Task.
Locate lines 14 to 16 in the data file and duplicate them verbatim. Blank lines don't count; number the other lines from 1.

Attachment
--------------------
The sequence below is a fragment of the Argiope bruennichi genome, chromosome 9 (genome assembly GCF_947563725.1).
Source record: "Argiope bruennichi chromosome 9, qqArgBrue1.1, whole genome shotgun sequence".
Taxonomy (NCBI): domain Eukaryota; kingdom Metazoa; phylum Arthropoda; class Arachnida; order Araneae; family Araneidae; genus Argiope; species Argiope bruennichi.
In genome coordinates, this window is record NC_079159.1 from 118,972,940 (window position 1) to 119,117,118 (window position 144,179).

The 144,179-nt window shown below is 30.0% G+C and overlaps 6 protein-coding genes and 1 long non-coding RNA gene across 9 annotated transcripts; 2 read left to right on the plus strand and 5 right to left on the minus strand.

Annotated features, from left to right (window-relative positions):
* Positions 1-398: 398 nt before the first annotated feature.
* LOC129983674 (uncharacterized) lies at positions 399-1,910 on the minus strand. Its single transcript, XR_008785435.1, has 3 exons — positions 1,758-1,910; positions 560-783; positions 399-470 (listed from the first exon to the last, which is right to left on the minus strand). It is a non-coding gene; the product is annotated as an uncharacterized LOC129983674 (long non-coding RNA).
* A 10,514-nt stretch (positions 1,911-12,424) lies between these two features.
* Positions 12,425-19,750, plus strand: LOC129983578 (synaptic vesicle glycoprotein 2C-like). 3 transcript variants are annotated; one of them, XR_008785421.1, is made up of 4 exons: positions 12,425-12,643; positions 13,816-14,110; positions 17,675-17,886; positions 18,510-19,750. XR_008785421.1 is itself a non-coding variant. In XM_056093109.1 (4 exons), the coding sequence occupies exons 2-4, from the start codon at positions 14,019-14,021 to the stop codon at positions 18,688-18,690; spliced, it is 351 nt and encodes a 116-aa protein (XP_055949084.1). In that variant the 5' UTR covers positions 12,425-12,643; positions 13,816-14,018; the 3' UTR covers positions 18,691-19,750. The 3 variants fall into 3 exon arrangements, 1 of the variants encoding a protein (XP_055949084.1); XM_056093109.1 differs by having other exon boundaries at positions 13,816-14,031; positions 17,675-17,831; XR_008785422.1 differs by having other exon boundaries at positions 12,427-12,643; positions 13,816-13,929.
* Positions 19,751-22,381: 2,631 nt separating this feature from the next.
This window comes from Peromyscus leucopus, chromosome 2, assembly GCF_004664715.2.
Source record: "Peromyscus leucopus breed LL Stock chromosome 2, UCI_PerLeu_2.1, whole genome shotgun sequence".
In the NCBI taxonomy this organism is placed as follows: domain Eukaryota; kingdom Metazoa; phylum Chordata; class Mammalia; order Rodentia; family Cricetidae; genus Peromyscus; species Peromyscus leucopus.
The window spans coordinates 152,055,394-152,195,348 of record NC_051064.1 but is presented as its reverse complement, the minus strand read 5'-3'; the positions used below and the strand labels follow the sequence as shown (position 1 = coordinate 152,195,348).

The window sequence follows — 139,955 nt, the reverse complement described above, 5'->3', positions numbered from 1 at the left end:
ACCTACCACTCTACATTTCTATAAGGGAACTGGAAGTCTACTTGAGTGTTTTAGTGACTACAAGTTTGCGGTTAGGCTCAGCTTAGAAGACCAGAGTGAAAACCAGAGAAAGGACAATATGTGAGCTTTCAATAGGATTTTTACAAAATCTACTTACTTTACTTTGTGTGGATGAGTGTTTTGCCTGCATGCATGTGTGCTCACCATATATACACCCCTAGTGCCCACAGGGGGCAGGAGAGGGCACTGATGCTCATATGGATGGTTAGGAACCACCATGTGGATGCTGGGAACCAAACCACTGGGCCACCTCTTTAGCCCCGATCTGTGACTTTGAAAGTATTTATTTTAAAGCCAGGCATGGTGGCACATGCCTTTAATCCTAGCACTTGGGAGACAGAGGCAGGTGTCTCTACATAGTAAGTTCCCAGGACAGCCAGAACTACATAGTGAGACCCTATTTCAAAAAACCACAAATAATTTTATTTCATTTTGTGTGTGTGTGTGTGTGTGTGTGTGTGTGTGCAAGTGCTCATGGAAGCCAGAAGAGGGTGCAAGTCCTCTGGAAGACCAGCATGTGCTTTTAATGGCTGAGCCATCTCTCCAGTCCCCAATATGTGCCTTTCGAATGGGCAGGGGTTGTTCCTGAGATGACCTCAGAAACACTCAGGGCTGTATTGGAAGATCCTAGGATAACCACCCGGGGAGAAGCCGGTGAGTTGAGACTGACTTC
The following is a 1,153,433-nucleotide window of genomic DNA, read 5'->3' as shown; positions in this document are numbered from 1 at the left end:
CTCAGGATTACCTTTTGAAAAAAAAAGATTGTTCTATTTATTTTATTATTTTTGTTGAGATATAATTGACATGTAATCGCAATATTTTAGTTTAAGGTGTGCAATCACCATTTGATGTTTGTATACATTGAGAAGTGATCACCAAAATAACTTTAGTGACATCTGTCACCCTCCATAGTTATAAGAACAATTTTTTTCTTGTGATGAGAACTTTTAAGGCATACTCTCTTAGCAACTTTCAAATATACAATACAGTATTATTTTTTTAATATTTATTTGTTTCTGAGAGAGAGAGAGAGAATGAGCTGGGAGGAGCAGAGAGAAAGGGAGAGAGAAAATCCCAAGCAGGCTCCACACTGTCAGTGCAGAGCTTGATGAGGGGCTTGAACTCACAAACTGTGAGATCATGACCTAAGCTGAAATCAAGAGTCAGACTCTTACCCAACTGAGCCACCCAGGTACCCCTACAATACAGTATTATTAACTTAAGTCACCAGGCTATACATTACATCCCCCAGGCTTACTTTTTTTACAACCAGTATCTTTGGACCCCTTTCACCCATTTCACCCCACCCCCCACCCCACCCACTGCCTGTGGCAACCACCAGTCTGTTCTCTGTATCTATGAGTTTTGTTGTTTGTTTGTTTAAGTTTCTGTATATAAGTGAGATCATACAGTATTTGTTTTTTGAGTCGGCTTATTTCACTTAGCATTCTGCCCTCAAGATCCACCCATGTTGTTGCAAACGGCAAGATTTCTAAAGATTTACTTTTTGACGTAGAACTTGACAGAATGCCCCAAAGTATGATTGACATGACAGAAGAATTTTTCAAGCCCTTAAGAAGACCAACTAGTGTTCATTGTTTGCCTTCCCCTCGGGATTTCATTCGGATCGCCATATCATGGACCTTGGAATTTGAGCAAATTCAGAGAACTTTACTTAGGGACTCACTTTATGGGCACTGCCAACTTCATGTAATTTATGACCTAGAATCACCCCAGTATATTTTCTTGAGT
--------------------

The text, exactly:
In the NCBI taxonomy this organism is placed as follows: domain Eukaryota; kingdom Metazoa; phylum Chordata; class Mammalia; order Rodentia; family Cricetidae; genus Peromyscus; species Peromyscus leucopus.
The window spans coordinates 152,055,394-152,195,348 of record NC_051064.1 but is presented as its reverse complement, the minus strand read 5'-3'; the positions used below and the strand labels follow the sequence as shown (position 1 = coordinate 152,195,348).

The window sequence follows — 139,955 nt, the reverse complement described above, 5'->3', positions numbered from 1 at the left end: